Reviewing more test footage on our HP 42″ Plasma proved that focusing the GY-HD100 using the viewfinder is not as difficult as it might seem. Only a couple of shots were slightly soft, something a good production monitor or using the Focus Assist may improve. We also put the macro-focusing ring to use, and got up close and personal with a few objects. We noticed that slow pans and tilts were smooth, but faster ones were jittery – an artifact common to 24/30 progressive scan technology. Fortunately, the GY-HD100 has a Motion Smooth feature that will help with that jittery effect. The images we were viewing at 720/30p were pleasantly sharp and enjoyable to watch.


Professional manual controls, HDV and more advanced features than we could fit into this review are surely a successful match for the pro videographer. While it does carry a relatively high price tag, we think the GY-HD100 is worth every penny for someone who is doing serious work.


Format: HDV

Number of CCDs: 3

Size of CCDs: 1/3″

Pixels on CCDs: 1,200k

Video Effective Pixels: 921.6k

Focus: manual

Shutter Speed: manual/auto

Maximum Shutter Speed: 1/10,000

Minimum Shutter Speed: 1/6 (24p), 1/6.5 (25p), 1/7.5 (30p)

Lens f-stop: f/1.4-f/16

Program Exposure Modes: Full Auto

Optical Zoom: 16x

Focal Length: 5.5-88mm

Image Stabilization: n/a

Manual White Balance: yes (only)

Viewfinder: color (B&W for focus assist)

LCD Monitor: 3.5″

Progressive Scan: Yes

HD Modes: 720/24p, 720/25p, 720/30p, 576/50p,
480/60p, 480/24p, 480/60i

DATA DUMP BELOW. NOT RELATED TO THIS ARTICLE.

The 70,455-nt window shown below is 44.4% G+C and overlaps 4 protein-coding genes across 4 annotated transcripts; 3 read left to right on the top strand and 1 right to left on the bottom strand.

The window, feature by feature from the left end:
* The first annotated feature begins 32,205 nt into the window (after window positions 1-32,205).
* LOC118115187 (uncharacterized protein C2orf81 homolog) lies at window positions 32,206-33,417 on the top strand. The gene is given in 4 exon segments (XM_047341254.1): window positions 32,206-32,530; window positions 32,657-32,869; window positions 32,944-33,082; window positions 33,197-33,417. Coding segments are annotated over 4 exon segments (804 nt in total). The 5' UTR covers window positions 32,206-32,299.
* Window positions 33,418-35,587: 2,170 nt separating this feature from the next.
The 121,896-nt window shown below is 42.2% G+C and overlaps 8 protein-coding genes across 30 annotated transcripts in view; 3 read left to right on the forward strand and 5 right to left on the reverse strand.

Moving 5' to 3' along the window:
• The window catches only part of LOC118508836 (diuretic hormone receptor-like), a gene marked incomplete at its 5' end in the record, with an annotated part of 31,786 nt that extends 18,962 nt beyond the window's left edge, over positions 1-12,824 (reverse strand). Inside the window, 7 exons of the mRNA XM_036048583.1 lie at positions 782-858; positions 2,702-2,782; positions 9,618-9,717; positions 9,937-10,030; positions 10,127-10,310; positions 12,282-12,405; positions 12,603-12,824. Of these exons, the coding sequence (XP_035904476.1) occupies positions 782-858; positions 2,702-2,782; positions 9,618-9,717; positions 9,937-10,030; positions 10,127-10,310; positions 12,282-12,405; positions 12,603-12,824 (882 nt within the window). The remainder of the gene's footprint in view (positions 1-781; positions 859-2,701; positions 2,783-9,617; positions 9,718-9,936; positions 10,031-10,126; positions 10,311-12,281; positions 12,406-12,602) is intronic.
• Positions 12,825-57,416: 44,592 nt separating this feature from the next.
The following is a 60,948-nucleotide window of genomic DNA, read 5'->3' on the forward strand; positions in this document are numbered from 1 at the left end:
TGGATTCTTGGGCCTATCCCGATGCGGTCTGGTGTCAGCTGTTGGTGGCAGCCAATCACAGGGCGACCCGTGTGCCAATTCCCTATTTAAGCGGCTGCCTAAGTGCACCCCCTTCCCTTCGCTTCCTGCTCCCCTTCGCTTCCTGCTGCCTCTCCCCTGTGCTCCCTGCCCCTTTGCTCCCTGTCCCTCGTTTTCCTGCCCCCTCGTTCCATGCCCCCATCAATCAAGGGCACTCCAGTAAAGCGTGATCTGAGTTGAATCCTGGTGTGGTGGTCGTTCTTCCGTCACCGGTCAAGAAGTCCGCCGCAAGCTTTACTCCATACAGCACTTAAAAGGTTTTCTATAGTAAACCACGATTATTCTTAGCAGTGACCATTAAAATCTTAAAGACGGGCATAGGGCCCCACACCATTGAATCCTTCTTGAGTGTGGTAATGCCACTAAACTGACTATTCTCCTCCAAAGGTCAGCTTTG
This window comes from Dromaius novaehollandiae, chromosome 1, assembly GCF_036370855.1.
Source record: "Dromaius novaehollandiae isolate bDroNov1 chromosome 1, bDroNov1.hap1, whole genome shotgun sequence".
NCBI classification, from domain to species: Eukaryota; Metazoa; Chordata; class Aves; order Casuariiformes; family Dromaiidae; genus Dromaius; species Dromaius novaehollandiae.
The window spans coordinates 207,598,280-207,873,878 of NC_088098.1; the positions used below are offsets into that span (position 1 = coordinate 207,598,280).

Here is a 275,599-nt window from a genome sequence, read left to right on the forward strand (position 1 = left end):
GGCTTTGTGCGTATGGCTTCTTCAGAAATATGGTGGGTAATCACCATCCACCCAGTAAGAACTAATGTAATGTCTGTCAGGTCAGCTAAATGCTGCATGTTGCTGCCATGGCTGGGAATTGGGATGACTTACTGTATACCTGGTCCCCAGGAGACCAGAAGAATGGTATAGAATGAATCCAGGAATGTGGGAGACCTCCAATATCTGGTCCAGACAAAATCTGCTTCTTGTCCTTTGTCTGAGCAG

Video In: FireWire DV and HDV

Video Out: FireWire DV/HDV, Component, Composite

Mono/Stereo Recording: Stereo

Microphone In: XLR

VU Meters: Yes

Manual Audio Level Controls: Yes

Headphone Jack: yes (2) and line out

Speaker: yes, accessory ear monitor

Still Shot Media: SD Memory Card

Memory Card Included: no

Flash: no

Wireless Remote: no

External Battery Charger Provided: Yes, dual charger

Battery Type: Lithium-ion

Tape Loading Configuration: Side

Onboard Video Light: no

Accessory Shoe: yes


  • Manual Iris, Shutter, Zoom, Focus
    (with Standard 16x lens)
  • Motion Smooth
  • Advanced Image Processing
  • Macro view is easy to set


  • Gain is pretty noisy
  • Auto Iris noisier than some


It’s time to stop dreaming and drooling. Anyone who has been waiting for a professional level HDV solution can get their fix, now.

Mark Montgomery is Videomaker‘s Editorial Assistant.

$6,295 (includes Fujinon 16:1 ProHD lens)

JVC Company of America

1700 Valley Rd.

Wayne, NJ 07470

(973) 317-5000


The Videomaker Editors are dedicated to bringing you the information you need to produce and share better video.